An essential component to helping elderly victims as a nurse is earning a degree in forensics. RNs who are considering MSN careers in forensics pursue online master’s in nursing degrees. Students enrolled in Duquesne University’s online master’s in forensic nursing learn essential skills to help assault and abuse victims of all ages.

About Duquesne University’s Online Master’s in Nursing in Forensic Nursing

Duquesne University’s MSN in Forensic Nursing online allows RNs to continue working in their current positions while preparing to advance their careers. Graduates can go on to work as sexual assault nurse examiners (SANEs), forensic nurse investigators, nurse death investigators and expert witnesses. The program also allows students to add a concentration in nursing education or transcultural nursing to the coursework. DU also offers an online Post-Master’s Certificate in forensic nursing for RNs who already have an MSN.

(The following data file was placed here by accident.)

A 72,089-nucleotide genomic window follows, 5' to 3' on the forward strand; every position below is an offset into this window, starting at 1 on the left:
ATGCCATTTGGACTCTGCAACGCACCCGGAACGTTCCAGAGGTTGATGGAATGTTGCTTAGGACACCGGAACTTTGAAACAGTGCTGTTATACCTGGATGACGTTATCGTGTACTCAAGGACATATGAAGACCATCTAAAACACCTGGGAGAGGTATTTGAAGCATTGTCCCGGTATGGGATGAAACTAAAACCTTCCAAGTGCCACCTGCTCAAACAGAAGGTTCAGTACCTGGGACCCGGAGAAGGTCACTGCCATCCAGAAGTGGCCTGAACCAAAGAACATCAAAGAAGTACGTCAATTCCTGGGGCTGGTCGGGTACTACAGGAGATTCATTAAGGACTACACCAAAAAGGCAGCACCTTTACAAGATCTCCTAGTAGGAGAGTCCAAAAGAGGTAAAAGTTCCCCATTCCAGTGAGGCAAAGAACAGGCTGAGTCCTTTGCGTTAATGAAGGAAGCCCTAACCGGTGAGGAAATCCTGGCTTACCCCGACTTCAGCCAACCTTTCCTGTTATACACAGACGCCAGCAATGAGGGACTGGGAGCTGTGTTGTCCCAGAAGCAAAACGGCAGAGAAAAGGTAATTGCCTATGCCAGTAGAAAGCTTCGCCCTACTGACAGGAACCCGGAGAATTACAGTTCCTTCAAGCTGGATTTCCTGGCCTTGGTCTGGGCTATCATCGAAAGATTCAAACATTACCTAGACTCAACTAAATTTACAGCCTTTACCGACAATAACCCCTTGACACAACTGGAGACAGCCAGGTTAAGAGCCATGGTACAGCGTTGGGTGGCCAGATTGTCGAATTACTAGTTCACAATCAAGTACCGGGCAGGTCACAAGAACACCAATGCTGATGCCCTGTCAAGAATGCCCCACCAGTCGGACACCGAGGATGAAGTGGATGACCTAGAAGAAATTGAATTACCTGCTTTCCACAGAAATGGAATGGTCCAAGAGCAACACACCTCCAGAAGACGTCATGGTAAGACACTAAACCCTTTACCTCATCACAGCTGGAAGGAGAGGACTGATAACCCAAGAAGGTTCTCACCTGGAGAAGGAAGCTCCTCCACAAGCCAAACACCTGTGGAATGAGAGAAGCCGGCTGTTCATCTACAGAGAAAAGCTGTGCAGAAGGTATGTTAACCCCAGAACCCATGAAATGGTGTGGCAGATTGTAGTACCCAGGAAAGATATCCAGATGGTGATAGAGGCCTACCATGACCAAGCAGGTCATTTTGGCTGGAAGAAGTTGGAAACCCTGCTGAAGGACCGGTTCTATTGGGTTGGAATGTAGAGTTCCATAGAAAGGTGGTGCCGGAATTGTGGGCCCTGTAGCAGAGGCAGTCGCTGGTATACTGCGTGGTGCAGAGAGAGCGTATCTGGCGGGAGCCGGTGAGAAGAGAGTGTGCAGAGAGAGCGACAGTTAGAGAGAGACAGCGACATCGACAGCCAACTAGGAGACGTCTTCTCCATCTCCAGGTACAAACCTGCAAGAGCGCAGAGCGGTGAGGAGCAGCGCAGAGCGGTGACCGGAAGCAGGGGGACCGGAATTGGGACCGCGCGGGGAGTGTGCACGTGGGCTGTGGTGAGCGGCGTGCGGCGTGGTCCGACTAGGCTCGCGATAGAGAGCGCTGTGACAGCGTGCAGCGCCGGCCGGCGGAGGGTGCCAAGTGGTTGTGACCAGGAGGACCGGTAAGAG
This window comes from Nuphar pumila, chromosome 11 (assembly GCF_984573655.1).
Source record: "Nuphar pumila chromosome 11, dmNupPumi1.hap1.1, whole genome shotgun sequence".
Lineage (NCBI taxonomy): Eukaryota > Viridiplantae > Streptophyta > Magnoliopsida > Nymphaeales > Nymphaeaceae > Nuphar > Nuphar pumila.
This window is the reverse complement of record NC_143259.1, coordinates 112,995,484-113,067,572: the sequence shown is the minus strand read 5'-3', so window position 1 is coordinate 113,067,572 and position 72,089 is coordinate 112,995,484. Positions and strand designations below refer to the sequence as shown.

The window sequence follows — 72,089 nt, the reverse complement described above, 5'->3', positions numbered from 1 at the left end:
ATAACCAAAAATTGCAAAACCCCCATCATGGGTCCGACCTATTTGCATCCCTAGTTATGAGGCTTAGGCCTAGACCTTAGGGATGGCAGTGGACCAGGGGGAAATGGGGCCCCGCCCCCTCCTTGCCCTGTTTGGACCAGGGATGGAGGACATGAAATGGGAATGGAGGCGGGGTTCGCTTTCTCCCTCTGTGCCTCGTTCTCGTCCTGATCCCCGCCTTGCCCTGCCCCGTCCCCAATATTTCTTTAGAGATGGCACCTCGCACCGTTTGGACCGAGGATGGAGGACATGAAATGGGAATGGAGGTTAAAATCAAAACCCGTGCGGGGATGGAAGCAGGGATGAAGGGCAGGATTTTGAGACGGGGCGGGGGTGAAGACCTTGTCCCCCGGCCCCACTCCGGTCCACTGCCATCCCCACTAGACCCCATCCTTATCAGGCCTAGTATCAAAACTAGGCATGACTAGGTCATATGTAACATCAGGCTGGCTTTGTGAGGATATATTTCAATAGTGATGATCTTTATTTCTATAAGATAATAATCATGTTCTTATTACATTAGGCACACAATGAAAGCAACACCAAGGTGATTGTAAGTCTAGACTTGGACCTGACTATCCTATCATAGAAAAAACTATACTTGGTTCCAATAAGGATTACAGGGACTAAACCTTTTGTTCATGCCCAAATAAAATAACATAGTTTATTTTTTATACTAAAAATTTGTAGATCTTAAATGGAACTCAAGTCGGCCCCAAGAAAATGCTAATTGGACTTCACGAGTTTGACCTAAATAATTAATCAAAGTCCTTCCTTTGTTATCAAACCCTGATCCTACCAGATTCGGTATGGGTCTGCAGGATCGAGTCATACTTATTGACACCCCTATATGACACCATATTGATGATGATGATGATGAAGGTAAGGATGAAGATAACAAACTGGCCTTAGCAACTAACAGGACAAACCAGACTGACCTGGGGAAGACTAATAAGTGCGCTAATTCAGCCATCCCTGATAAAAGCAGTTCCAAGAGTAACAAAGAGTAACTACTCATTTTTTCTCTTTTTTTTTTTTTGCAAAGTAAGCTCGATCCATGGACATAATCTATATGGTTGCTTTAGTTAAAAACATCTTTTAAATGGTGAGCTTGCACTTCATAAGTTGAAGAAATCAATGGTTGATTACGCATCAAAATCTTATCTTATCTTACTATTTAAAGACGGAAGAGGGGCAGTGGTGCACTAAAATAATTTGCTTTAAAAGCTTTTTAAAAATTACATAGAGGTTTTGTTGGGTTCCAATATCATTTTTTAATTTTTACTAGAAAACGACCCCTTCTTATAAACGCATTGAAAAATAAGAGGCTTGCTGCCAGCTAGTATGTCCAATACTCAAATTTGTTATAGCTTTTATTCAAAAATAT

The Duquesne University Forensic Nursing program has garnered national attention for its dedication to melding nursing and criminal justice. The program operates in partnership with the Cyril H. Wecht Institute of Forensic Science and Law. For more information about the programs, contact Duquesne University today.




Curbing Elder Abuse: What’s Been Helping, What’s Needed: Forbes

Elder Abuse in the United States: NIJ

Forensic Issues for Nurses – Elder Abuse: Medscape

Elder Abuse Screening Tools for Healthcare Professionals: NCEA

Psychometric Evidence of the Transcultural Adaptation of the

Vulnerability Abuse Screening Scale (VASS) for the Detection of Violence Against the Elderly: Scielo

Screening for Intimate Partner Violence, Elder Abuse, and Abuse of Vulnerable Adults: JAMA